Part Two: Navigating Family Law When Faced With Intimate Partner Violence

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By: Kali Madej 

Leaving an abusive relationship can be a complicated process. It has additional layers to it when there are children involved. When a woman flees her home for safety in a shelter or to stay with loved ones, it’s imperative that she files for custody immediately to ensure her abuser does not attempt to report her as a missing person or the child as abducted. When she arrives at a shelter or other new place of residence, she can call the police to let them know her location and that she has left an abusive relationship. Police will verify this information and the abuser will only be told she and any children are safe. 

Applying for custody means applying for decision-making power on behalf of a child. Having custody allows a guardian to determine a child’s place of residence, school, medical treatments, etc.  There are many kinds of custody—sole custody, joint custody, shared custody, split custody, and access. The court always makes decisions based on the best interests of the child, and generally believes the child should have as much contact as possible with both parents, though cases with abuse and violence differ greatly. The court will consider numerous factors in making custody decisions including:

  • the emotional bonds between the child and each person making a custody claim
  • other family members and loved ones present in a child’s life
  • the child’s views and preferences
  • the length of time the child has lived in a stable home environment
  • ability and willingness of each custody claimant to provide guidance and education, provide essential things the child needs, and take care of any special needs the child may have

In situations of domestic violence where there is a perceived threat to the child, a woman can ask for the abuser’s access to be blocked, or for supervised access only. Supervised access means that visits would be conducted at a facility so they can be supervised by social workers. Make no mistake – even if the child is not being abused directly, witnessing intimate partner violence is a form of abuse and can affect the child long-term. A one-parent household is much healthier and safer for a child than a two-parent household with an unhealthy relationship dynamic. If access is granted to one parent, they do not have decision-making power but they do have the right to information about the child’s health, education, and general situation.

To officially apply for custody, there are forms on the Ministry of the Attorney General’s website that must be filled out—Form 8: Application, and Form 35.1: Affidavit in support of a claim. The affidavit is the opportunity to explain to the court the plan to care for the child and why it is a good one. It is best to indicate how you will be able to provide stability to your child, and the opportunity to reach their full potential. When there is an emergency situation including violence, providing as many details on the affidavit as possible is recommended along with the immediate plans – i.e. residing at a shelter temporarily before finding new housing, etc. There are two additional forms that need to be completed when asking for immediate order— Form 14: Notice of Motion, and Form 14A: Affidavit.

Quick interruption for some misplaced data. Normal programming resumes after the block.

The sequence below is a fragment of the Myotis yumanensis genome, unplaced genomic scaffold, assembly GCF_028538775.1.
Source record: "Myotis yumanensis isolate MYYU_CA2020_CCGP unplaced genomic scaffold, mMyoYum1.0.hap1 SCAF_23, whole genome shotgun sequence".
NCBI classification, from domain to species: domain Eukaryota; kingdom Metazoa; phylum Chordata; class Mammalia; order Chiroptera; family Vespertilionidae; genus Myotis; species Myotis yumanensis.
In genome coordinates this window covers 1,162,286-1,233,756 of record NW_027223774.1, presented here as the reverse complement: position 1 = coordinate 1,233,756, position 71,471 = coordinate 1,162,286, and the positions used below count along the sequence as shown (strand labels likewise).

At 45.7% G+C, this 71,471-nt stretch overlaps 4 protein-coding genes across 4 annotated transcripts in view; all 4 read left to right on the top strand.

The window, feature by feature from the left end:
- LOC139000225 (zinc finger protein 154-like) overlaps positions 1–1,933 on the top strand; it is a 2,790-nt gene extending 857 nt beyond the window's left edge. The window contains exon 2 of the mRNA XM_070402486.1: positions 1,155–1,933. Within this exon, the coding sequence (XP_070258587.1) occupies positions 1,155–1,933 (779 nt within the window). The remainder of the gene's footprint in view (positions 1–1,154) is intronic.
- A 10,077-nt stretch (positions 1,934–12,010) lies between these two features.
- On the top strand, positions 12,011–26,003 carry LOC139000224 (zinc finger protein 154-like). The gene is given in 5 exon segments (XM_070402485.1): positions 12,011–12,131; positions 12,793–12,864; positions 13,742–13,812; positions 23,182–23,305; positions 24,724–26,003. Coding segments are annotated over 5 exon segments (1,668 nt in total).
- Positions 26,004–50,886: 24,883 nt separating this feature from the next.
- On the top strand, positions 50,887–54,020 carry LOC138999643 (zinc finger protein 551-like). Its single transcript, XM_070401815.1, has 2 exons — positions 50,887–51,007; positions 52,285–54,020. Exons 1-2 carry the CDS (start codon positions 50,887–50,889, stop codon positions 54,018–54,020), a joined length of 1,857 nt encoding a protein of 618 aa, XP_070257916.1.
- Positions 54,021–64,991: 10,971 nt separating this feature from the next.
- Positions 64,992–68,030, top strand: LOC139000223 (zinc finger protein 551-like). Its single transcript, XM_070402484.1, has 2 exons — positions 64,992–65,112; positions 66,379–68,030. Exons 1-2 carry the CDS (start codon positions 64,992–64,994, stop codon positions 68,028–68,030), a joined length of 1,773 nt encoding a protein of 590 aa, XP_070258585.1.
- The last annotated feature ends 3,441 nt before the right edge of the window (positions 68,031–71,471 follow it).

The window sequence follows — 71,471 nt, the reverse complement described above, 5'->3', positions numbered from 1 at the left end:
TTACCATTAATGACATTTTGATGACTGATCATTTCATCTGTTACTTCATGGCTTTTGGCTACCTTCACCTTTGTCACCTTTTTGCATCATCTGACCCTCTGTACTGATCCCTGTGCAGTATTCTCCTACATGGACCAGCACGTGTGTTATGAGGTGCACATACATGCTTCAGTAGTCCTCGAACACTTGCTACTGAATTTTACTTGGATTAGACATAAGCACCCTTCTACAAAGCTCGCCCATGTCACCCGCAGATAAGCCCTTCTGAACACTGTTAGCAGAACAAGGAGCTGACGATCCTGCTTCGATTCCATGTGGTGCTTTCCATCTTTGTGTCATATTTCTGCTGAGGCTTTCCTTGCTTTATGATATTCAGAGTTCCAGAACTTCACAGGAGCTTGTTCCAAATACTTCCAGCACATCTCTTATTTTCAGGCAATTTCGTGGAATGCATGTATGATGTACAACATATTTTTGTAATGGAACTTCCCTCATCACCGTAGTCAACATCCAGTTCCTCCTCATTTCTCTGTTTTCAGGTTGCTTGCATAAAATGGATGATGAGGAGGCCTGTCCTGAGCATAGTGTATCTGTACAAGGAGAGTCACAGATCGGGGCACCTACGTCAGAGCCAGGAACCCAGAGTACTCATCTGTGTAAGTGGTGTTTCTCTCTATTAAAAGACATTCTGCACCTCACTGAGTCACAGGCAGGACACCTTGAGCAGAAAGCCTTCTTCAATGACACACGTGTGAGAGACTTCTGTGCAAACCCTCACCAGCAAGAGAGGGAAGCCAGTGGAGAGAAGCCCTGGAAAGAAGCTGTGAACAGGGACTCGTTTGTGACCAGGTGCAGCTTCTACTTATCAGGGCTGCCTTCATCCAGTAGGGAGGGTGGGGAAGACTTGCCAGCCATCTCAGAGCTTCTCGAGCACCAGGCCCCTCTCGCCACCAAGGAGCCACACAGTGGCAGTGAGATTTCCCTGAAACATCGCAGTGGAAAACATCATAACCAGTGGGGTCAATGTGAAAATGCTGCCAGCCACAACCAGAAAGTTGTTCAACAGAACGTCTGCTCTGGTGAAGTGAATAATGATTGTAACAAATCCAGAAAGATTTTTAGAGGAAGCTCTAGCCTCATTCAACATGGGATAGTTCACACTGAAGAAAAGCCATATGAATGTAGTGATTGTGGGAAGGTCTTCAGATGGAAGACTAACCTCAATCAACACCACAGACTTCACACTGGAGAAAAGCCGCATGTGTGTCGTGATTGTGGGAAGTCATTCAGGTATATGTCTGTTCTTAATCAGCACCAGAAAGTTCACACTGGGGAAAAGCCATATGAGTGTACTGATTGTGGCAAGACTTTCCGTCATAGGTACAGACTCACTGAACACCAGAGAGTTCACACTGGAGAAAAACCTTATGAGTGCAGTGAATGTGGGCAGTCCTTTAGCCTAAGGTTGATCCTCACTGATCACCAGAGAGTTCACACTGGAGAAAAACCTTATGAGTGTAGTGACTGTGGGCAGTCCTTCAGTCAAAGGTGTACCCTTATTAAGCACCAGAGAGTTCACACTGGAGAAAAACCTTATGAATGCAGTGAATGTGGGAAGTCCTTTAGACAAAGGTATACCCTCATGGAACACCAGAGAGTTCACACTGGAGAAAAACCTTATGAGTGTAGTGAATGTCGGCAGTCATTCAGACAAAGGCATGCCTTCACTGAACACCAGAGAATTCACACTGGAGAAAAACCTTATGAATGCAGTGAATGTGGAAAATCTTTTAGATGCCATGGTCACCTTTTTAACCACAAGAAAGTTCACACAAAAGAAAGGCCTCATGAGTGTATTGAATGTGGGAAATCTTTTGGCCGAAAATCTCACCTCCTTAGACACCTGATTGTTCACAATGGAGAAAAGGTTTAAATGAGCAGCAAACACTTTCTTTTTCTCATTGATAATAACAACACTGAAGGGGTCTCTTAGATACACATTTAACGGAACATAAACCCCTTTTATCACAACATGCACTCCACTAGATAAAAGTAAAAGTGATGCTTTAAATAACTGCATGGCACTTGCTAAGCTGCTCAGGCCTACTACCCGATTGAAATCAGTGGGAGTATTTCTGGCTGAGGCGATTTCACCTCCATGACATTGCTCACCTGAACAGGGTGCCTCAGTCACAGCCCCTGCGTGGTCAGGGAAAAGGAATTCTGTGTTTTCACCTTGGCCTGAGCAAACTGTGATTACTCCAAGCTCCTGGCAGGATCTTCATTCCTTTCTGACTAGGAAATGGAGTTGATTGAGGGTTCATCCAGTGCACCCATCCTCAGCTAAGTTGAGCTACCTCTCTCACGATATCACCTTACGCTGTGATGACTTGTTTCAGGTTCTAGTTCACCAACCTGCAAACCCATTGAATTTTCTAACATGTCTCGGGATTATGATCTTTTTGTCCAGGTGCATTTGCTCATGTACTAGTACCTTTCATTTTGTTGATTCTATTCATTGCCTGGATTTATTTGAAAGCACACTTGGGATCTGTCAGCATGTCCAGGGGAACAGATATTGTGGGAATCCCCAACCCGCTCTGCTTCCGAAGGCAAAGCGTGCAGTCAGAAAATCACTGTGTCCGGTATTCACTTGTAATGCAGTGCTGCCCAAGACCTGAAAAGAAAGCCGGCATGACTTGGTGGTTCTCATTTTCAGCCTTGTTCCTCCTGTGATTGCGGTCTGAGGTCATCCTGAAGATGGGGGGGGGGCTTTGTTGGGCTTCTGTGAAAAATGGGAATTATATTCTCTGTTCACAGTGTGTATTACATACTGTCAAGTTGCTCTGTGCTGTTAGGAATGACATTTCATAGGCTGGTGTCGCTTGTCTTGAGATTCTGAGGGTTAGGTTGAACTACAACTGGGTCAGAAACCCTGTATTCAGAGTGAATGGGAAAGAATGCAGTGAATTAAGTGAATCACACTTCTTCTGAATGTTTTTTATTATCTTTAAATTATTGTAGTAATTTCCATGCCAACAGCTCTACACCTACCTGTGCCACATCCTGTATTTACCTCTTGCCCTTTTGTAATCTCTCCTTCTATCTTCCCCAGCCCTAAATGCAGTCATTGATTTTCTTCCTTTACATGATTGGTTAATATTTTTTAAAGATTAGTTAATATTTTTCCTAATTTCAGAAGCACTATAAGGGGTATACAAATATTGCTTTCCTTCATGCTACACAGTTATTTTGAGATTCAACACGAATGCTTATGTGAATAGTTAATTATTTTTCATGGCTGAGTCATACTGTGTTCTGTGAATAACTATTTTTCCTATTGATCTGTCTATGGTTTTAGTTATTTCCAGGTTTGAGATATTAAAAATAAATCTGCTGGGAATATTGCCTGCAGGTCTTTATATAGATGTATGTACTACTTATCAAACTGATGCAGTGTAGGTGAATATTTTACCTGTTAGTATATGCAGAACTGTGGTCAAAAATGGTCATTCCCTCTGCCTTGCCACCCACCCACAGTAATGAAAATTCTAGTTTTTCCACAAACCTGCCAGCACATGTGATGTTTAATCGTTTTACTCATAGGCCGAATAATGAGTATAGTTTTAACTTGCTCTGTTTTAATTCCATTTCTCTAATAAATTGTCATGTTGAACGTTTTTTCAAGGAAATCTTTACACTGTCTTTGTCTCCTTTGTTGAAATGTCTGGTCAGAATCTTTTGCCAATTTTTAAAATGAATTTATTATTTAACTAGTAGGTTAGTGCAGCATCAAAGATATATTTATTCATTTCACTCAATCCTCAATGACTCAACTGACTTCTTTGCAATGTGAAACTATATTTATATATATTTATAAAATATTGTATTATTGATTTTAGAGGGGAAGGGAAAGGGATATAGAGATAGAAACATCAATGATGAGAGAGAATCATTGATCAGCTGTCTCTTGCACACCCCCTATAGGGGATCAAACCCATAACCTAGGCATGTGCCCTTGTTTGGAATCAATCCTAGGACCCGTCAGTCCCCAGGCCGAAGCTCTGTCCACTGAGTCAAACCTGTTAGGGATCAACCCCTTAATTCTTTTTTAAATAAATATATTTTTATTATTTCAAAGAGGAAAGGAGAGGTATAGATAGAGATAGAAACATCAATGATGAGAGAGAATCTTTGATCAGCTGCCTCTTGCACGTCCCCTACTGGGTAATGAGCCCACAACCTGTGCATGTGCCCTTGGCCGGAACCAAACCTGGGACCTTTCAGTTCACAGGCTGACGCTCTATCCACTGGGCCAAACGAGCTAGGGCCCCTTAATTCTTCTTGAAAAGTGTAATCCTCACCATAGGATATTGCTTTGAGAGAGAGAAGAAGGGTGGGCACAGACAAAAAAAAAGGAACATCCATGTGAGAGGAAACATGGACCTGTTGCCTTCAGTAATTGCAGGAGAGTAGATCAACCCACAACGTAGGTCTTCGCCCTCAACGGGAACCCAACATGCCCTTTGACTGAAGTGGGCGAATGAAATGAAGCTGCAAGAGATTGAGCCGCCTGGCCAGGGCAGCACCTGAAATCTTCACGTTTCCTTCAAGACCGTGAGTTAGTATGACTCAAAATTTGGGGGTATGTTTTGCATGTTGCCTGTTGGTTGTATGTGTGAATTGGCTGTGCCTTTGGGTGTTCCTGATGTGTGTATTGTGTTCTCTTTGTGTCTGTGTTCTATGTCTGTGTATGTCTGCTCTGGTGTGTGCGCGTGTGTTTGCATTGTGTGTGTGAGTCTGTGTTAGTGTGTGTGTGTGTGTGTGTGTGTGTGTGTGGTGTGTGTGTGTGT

Under the Children’s Law Reform Act, judges need to consider if someone applying for custody or access to a child has committed violence against specific people when determining if they’re fit to be a legal guardian. The court needs to know if either parent has committed violence against:

  • their spouse
  • the parent of the child in your application
  • any member of the household
  • any child

Through dramatized television shows and movies, there is a perception that custody cases are long and drawn out. In reality, they may be solved rapidly. Taking care of the emotional health of the child must be a priority during the proceedings and as they adjust to their new surroundings. Letting the child know that they are loved and cared for and will be safe and supported in their new reality is key. If possible, providing the child with a toy or item from their former home may be beneficial. Through shelter therapy programs, children will have the opportunity to heal through art and interaction, excursions and day trips, and positive male and female role models. There are additional resources available throughout the court process such as the Child Victim/Witness program which can provide additional emotional support.

The human spirit embodies an unflappable resiliency, and children are no exception. In a healthy and stable environment, the sky is the limit when it comes to meeting and exceeding personal potential. Getting out, getting help, and getting custody lay the groundwork to a beautiful and promising new beginning for women and children alike.